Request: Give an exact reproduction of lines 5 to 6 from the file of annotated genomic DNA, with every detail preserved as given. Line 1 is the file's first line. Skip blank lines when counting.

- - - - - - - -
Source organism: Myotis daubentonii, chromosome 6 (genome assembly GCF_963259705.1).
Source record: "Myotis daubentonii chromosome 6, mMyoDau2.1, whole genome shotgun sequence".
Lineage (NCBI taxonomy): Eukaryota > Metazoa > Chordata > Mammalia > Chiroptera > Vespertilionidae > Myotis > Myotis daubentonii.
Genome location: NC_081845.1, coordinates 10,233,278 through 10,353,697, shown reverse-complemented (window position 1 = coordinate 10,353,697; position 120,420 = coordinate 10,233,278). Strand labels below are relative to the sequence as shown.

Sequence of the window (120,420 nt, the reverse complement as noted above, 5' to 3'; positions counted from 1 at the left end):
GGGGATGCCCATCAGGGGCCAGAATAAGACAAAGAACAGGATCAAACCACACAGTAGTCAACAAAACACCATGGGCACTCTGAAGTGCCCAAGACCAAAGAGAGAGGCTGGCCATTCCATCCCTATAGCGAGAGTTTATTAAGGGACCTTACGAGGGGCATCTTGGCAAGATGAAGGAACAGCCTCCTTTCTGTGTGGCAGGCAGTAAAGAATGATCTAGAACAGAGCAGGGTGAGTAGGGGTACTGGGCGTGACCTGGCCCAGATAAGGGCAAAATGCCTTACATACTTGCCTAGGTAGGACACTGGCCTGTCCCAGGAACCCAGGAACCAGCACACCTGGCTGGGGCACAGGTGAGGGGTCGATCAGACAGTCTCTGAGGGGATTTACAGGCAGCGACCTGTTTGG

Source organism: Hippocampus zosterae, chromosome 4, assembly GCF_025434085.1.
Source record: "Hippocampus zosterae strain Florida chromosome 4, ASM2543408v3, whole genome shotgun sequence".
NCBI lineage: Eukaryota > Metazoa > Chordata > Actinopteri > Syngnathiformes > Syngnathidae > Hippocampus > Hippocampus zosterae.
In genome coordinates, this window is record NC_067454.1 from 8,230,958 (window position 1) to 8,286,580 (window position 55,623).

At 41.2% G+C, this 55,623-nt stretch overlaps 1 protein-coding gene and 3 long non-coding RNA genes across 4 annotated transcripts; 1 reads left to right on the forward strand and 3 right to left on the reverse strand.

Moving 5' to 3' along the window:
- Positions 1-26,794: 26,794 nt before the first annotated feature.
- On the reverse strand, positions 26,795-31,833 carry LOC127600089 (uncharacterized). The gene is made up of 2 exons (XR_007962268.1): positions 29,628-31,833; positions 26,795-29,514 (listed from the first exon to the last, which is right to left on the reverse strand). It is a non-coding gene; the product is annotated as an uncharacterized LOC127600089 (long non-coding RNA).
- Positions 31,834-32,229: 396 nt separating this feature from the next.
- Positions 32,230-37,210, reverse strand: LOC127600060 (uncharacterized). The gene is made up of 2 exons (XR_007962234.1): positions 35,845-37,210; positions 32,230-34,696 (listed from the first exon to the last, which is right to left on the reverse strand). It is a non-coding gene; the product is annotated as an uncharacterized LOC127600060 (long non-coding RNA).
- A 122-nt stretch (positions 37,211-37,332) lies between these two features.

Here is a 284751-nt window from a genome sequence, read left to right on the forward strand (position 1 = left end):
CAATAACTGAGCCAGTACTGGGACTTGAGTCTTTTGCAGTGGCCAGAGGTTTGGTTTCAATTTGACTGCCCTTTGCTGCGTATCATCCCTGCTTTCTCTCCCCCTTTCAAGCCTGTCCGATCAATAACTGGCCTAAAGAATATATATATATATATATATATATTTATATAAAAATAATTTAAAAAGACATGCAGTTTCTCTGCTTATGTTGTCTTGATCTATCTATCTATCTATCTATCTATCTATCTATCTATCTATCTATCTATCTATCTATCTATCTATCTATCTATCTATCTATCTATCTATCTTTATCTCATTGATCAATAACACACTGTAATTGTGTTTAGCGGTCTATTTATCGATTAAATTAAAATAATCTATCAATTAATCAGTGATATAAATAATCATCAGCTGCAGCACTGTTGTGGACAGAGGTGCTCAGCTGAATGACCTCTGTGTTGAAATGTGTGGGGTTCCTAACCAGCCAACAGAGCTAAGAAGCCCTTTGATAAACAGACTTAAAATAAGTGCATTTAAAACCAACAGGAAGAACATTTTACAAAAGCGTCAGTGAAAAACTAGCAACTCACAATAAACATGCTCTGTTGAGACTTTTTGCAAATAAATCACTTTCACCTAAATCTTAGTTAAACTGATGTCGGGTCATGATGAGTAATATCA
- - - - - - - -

Sequence of the window (120,420 nt, the reverse complement as noted above, 5' to 3'; positions counted from 1 at the left end):
GGGGATGCCCATCAGGGGCCAGAATAAGACAAAGAACAGGATCAAACCACACAGTAGTCAACAAAACACCATGGGCACTCTGAAGTGCCCAAGACCAAAGAGAGAGGCTGGCCATTCCATCCCTATAGCGAGAGTTTATTAAGGGACCTTACGAGGGGCATCTTGGCAAGATGAAGGAACAGCCTCCTTTCTGTGTGGCAGGCAGTAAAGAATGATCTAGAACAGAGCAGGGTGAGTAGGGGTACTGGGCGTGACCTGGCCCAGATAAGGGCAAAATGCCTTACATACTTGCCTAGGTAGGACACTGGCCTGTCCCAGGAACCCAGGAACCAGCACACCTGGCTGGGGCACAGGTGAGGGGTCGATCAGACAGTCTCTGAGGGGATTTACAGGCAGCGACCTGTTTGG